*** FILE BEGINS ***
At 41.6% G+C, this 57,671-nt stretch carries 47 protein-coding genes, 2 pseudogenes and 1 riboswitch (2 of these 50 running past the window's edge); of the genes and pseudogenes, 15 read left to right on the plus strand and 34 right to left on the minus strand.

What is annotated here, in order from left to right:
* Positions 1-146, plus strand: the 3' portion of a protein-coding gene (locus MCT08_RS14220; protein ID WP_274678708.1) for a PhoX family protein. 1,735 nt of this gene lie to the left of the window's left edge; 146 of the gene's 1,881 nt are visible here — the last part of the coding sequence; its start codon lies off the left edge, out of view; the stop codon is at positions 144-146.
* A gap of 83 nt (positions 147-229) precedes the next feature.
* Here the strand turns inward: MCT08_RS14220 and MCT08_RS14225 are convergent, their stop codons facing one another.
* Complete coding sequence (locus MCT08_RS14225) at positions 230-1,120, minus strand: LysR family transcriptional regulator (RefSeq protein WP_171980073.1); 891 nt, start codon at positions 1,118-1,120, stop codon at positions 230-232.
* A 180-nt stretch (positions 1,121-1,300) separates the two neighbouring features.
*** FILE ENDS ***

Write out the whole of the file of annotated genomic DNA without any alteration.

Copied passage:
At 41.6% G+C, this 57,671-nt stretch carries 47 protein-coding genes, 2 pseudogenes and 1 riboswitch (2 of these 50 running past the window's edge); of the genes and pseudogenes, 15 read left to right on the plus strand and 34 right to left on the minus strand.

What is annotated here, in order from left to right:
* Positions 1-146, plus strand: the 3' portion of a protein-coding gene (locus MCT08_RS14220; protein ID WP_274678708.1) for a PhoX family protein. 1,735 nt of this gene lie to the left of the window's left edge; 146 of the gene's 1,881 nt are visible here — the last part of the coding sequence; its start codon lies off the left edge, out of view; the stop codon is at positions 144-146.
* A gap of 83 nt (positions 147-229) precedes the next feature.
* Here the strand turns inward: MCT08_RS14220 and MCT08_RS14225 are convergent, their stop codons facing one another.
* Complete coding sequence (locus MCT08_RS14225) at positions 230-1,120, minus strand: LysR family transcriptional regulator (RefSeq protein WP_171980073.1); 891 nt, start codon at positions 1,118-1,120, stop codon at positions 230-232.
* A 180-nt stretch (positions 1,121-1,300) separates the two neighbouring features.